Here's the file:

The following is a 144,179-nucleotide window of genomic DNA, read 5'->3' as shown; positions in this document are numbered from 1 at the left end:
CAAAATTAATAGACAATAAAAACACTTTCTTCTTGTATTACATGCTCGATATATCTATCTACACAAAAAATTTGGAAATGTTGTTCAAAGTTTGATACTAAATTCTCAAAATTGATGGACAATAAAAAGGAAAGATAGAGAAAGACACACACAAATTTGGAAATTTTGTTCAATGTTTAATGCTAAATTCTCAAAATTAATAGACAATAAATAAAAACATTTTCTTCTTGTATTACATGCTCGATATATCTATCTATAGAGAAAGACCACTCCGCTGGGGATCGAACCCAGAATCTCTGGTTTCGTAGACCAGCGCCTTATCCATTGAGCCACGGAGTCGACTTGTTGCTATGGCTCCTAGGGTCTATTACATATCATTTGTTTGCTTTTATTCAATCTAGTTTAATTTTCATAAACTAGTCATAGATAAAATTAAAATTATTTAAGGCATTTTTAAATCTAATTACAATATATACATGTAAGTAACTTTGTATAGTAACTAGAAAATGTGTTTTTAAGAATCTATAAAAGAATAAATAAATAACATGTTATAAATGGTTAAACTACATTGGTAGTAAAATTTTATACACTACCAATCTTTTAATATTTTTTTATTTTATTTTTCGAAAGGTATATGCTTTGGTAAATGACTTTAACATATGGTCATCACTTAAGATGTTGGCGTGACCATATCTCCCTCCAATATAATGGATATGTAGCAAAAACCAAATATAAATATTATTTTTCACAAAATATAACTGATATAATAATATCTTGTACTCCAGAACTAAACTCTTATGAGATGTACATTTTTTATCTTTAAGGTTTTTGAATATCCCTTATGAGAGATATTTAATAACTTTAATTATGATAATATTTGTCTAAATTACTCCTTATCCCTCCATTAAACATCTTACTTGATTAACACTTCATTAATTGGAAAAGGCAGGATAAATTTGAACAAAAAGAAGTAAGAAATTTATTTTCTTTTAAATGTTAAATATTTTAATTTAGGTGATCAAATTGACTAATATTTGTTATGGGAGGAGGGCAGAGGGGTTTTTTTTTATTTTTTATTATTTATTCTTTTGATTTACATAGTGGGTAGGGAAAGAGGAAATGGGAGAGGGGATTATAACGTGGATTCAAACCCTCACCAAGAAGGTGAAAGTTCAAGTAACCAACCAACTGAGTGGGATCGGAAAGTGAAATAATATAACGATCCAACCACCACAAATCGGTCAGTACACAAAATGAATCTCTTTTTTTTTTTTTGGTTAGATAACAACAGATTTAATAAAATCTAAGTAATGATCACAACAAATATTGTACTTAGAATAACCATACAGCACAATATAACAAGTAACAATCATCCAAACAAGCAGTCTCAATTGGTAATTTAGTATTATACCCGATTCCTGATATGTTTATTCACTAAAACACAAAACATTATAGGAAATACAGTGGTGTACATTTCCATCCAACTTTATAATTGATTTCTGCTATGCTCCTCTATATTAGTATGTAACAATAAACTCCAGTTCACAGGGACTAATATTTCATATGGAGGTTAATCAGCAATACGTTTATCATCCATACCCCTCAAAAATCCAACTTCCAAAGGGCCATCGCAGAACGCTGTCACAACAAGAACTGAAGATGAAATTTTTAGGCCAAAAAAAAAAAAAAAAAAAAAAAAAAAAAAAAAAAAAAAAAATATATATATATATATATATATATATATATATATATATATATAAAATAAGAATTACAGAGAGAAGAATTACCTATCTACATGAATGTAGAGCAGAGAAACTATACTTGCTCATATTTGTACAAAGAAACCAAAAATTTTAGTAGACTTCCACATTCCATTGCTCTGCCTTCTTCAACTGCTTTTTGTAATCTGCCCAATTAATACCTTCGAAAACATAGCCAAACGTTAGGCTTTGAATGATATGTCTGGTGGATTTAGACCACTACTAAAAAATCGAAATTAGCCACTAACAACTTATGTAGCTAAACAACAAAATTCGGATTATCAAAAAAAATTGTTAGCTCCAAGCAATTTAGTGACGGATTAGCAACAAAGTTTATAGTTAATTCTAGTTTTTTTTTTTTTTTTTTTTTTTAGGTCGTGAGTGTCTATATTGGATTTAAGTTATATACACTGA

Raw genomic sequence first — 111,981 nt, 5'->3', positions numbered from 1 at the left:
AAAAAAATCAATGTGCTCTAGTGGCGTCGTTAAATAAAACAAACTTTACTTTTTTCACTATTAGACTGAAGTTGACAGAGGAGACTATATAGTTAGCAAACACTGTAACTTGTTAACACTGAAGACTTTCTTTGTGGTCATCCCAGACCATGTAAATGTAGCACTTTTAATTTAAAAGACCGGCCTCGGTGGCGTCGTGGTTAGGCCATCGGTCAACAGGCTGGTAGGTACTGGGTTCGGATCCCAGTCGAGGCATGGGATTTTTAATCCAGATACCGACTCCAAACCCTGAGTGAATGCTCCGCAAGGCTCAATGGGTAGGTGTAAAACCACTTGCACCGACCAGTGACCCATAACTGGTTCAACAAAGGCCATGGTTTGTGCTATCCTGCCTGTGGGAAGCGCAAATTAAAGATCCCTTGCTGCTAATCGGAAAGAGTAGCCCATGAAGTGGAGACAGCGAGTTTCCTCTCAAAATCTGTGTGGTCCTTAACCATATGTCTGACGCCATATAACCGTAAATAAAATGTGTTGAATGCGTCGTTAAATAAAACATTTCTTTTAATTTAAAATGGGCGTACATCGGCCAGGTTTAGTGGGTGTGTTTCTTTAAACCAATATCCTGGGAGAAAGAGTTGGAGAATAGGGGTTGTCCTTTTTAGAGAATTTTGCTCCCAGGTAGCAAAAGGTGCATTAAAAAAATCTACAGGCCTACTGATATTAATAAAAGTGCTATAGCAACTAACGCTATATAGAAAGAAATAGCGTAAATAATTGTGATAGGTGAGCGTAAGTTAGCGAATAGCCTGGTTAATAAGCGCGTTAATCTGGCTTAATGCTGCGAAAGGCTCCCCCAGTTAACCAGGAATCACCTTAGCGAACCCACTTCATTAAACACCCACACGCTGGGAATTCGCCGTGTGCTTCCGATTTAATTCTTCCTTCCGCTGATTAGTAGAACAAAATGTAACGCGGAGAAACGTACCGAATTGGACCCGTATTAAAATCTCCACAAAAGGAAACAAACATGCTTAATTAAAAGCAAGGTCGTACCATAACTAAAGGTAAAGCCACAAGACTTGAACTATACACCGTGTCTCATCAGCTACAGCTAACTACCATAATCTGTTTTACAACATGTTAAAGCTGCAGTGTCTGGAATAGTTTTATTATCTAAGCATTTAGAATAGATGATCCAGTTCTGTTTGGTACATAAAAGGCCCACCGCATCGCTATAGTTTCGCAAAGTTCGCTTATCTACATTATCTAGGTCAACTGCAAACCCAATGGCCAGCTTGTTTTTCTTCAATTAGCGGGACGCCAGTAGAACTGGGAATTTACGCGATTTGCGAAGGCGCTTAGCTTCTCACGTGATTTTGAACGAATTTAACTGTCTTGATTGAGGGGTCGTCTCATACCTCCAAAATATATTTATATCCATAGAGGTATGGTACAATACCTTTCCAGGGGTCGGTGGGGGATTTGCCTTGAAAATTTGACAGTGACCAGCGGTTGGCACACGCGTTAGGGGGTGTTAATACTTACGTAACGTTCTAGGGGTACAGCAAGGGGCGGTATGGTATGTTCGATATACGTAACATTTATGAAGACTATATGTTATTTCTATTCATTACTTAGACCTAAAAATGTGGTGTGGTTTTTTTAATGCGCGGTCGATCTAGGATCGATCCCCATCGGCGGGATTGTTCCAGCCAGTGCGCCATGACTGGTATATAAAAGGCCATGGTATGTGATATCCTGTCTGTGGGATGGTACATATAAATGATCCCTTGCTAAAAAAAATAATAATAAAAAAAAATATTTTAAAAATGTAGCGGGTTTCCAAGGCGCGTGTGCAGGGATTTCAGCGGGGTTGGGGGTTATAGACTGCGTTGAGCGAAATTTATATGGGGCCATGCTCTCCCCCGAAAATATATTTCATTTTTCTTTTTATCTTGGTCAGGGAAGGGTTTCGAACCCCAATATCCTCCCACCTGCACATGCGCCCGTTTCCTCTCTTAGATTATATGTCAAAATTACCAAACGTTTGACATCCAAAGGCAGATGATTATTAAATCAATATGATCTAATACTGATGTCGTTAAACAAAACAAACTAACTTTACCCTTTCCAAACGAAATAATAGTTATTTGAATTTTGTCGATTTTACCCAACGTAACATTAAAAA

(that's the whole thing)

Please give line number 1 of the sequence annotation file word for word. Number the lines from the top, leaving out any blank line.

The following is a 144,179-nucleotide window of genomic DNA, read 5'->3' as shown; positions in this document are numbered from 1 at the left end: